Google: Linux is for Internal Use Only

Google has publicly admitted that it is using Linux, specifically the Ubuntu distro, but for internal use only. There’s lots of hype generated on the Internet, particularly in the blogosphere, that Google is readying a weapon to challenge Microsoft’s dominance in desktop computing (read Windows).

Personally, I think this has been blown way out of proportion. Google is one of those modern companies who are good at identifying a niche and profiting from it. Google is also good at expanding the boundaries of this niche, but at a rate that doesn’t leave a bad taste for its core customer base. In my opinion, desktop computing is just not part of Google’s business expansion strategy, at least in the short to medium term.

Let’s be honest, which company doesn’t use Linux in one way or another? Heck, even Microsoft uses Linux to an extent. Mind you, this is a big enough extent to the point that Microsoft even have its own Linux Lab. Just because this is Google we’re talking about, suddenly lots of people are labelling this as Google’s inroad to desktop computing.

4 responses to “Google: Linux is for Internal Use Only”.

  1. Dabido (Teflon) Says:

    I agree with you.

    It seems a lot of people (particularly on Slashdot) want to make the world into an MS versus Google type thing, where Google are good and MS is evil, and they’re hoping Google will challenge MS everywhere and anywhere.

    ‘Let’s be honest, which company doesn’t use Linux in one way or another?’

    Last company I worked for, we had a few Linux Machines, but the managers wanted them out, as they equated FREE with Doesn’t Work. I know other companies who also refuse to use Linux, which is a shame, as the attitude that ‘Free = Doesn’t work’ versus ‘Expensive = must be good’ is just stupid. But, try convincing managers and accountants of that.

  2. Site Admin Azmeen Says:

    I’ve spent most parts of my working life convincing (mostly senior and middle) management why Linux is a viable alternative to MS Windows. I mostly succeed in making them see the value Linux provides to their IT infrastructure.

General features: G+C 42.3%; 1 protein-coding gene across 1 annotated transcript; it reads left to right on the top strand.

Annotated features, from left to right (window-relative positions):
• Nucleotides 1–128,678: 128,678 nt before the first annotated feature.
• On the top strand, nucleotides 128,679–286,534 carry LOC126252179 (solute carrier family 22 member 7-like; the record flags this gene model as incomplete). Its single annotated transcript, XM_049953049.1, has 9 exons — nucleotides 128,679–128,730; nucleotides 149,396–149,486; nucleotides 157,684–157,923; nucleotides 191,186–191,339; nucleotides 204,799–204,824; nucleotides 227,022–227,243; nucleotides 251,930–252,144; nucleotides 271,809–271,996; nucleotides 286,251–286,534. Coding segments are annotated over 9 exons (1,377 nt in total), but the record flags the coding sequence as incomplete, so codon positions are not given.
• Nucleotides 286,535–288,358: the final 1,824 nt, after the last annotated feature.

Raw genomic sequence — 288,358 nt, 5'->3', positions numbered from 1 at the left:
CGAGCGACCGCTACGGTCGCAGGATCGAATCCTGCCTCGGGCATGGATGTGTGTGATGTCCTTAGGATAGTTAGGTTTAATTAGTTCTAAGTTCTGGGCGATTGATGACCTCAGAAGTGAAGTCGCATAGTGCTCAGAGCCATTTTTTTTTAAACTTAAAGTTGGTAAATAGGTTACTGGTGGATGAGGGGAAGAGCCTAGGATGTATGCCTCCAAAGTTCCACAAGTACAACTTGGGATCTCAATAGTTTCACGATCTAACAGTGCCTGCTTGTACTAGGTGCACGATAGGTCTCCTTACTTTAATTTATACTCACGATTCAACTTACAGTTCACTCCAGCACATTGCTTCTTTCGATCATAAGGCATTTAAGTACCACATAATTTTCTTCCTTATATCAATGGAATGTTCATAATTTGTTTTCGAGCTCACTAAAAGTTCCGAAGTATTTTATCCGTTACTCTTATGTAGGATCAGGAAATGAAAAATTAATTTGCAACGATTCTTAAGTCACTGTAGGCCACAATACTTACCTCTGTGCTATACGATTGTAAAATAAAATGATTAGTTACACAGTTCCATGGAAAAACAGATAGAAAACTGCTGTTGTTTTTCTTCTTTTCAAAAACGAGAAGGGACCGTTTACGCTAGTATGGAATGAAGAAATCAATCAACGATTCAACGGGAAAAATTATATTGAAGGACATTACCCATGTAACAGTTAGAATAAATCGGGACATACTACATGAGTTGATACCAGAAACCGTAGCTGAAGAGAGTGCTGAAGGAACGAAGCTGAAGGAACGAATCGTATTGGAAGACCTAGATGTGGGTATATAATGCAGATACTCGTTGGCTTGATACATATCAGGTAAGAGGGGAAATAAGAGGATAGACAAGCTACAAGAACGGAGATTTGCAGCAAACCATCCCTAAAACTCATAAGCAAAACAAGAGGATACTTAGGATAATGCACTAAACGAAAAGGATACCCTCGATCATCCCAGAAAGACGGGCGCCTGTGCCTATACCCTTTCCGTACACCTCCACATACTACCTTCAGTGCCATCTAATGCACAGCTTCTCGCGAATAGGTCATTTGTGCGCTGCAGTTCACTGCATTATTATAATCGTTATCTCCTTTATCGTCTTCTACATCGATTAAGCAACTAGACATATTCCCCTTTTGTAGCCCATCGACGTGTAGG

The only time when I had problems doing this was when I was working in Singapore. However, honestly though, the typical Singaporean management style is exactly as you’ve mentioned… ie. cheap/free couldn’t be good. And this creeps way up the social hierarchy.

    For all the technological advances that Singapore has over Malaysia and other countries in SE Asia, this is definitely one area where almost every other country in this region can kick Singapore’s ass. Singapore just isn’t going to be a hotbed of Linux and/or Open Source development.

    Getting back to the topic… yeah the geeky/techie crowd is almost always turning any scenario into a good vs evil kind of thing. Probably it’s a natural reaction.

    And yeah… whatever happened to “that last company you worked for”?

  3. Dabido (Teflon) Says:

    Well, the last company I worked for is still around, but I have no idea how.

    Just before I left I was offered the Network managers role, but turned it down (as management wanted a ‘Yes’ man). After I left the NEW Network manager even bragged to me that they ran without a firewall for two months … which was illegal (as they’re in the finance sector) as well a totally stupid. I’m surprised nobody hacked in.

    While I was there they’d had a few attempts to hack into them (mainly via Korea and soem other places) and Management (who were mainly accountants) still couldn’t see why security was important. (Which is one of the reasons I left. It’s a matter of time before they have a major breach … and they fired the Security guy who was always on our side [Networks] and installed some other guy who seemed to know nothing about security).

    It’s a weird world … I just hope when that company is breached they put all the managers up against the wall for their stupidity.

  4. David Sumter Says:

    We used to have linucks and eunichs here, maybe 10%

    the support costs were just too much

    yeah the OS was free, but to make it work as well as Vista was alot of work. We had to hire a linux guy just to deal with 80 PC’s!!

    We now have a pure Microsoft network at freightliner, and all the apps are 100% Microsoft logo approved, and compliant with MS standards. Havent seen a blue screen since 1999. Do they still use blue?